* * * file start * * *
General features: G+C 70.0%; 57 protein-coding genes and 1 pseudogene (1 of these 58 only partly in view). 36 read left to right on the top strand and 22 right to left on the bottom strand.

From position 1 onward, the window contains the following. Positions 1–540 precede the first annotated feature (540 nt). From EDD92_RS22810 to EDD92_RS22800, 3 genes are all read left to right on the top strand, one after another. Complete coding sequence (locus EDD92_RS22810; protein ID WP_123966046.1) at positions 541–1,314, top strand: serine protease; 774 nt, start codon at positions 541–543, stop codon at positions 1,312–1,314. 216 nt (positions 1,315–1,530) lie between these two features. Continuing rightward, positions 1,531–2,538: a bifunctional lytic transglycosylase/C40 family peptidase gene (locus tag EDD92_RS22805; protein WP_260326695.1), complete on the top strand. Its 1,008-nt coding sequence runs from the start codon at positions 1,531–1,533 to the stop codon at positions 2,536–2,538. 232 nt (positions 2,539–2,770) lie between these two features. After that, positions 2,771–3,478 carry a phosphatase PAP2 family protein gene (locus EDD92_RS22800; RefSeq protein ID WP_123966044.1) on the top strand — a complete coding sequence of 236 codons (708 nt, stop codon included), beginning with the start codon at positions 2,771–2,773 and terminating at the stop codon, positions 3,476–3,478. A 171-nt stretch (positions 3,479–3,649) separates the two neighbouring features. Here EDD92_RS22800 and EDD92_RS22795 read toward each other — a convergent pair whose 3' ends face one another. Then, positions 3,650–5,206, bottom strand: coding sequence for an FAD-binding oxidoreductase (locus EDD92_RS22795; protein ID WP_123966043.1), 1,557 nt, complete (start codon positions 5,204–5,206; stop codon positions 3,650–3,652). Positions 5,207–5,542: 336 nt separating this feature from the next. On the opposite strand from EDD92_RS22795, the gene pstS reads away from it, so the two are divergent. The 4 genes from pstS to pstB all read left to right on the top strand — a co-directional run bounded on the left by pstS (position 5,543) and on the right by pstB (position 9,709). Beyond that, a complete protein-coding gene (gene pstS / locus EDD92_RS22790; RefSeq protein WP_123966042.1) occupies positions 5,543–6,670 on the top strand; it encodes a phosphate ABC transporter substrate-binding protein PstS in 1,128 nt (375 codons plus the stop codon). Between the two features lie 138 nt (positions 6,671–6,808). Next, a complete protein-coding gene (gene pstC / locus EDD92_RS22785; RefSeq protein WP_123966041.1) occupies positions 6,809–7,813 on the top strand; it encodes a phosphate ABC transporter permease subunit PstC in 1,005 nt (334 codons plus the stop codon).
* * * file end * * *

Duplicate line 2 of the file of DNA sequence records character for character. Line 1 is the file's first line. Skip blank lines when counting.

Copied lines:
From position 1 onward, the window contains the following. Positions 1–540 precede the first annotated feature (540 nt). From EDD92_RS22810 to EDD92_RS22800, 3 genes are all read left to right on the top strand, one after another. Complete coding sequence (locus EDD92_RS22810; protein ID WP_123966046.1) at positions 541–1,314, top strand: serine protease; 774 nt, start codon at positions 541–543, stop codon at positions 1,312–1,314. 216 nt (positions 1,315–1,530) lie between these two features. Continuing rightward, positions 1,531–2,538: a bifunctional lytic transglycosylase/C40 family peptidase gene (locus tag EDD92_RS22805; protein WP_260326695.1), complete on the top strand. Its 1,008-nt coding sequence runs from the start codon at positions 1,531–1,533 to the stop codon at positions 2,536–2,538. 232 nt (positions 2,539–2,770) lie between these two features. After that, positions 2,771–3,478 carry a phosphatase PAP2 family protein gene (locus EDD92_RS22800; RefSeq protein ID WP_123966044.1) on the top strand — a complete coding sequence of 236 codons (708 nt, stop codon included), beginning with the start codon at positions 2,771–2,773 and terminating at the stop codon, positions 3,476–3,478. A 171-nt stretch (positions 3,479–3,649) separates the two neighbouring features. Here EDD92_RS22800 and EDD92_RS22795 read toward each other — a convergent pair whose 3' ends face one another. Then, positions 3,650–5,206, bottom strand: coding sequence for an FAD-binding oxidoreductase (locus EDD92_RS22795; protein ID WP_123966043.1), 1,557 nt, complete (start codon positions 5,204–5,206; stop codon positions 3,650–3,652). Positions 5,207–5,542: 336 nt separating this feature from the next. On the opposite strand from EDD92_RS22795, the gene pstS reads away from it, so the two are divergent. The 4 genes from pstS to pstB all read left to right on the top strand — a co-directional run bounded on the left by pstS (position 5,543) and on the right by pstB (position 9,709). Beyond that, a complete protein-coding gene (gene pstS / locus EDD92_RS22790; RefSeq protein WP_123966042.1) occupies positions 5,543–6,670 on the top strand; it encodes a phosphate ABC transporter substrate-binding protein PstS in 1,128 nt (375 codons plus the stop codon). Between the two features lie 138 nt (positions 6,671–6,808). Next, a complete protein-coding gene (gene pstC / locus EDD92_RS22785; RefSeq protein WP_123966041.1) occupies positions 6,809–7,813 on the top strand; it encodes a phosphate ABC transporter permease subunit PstC in 1,005 nt (334 codons plus the stop codon).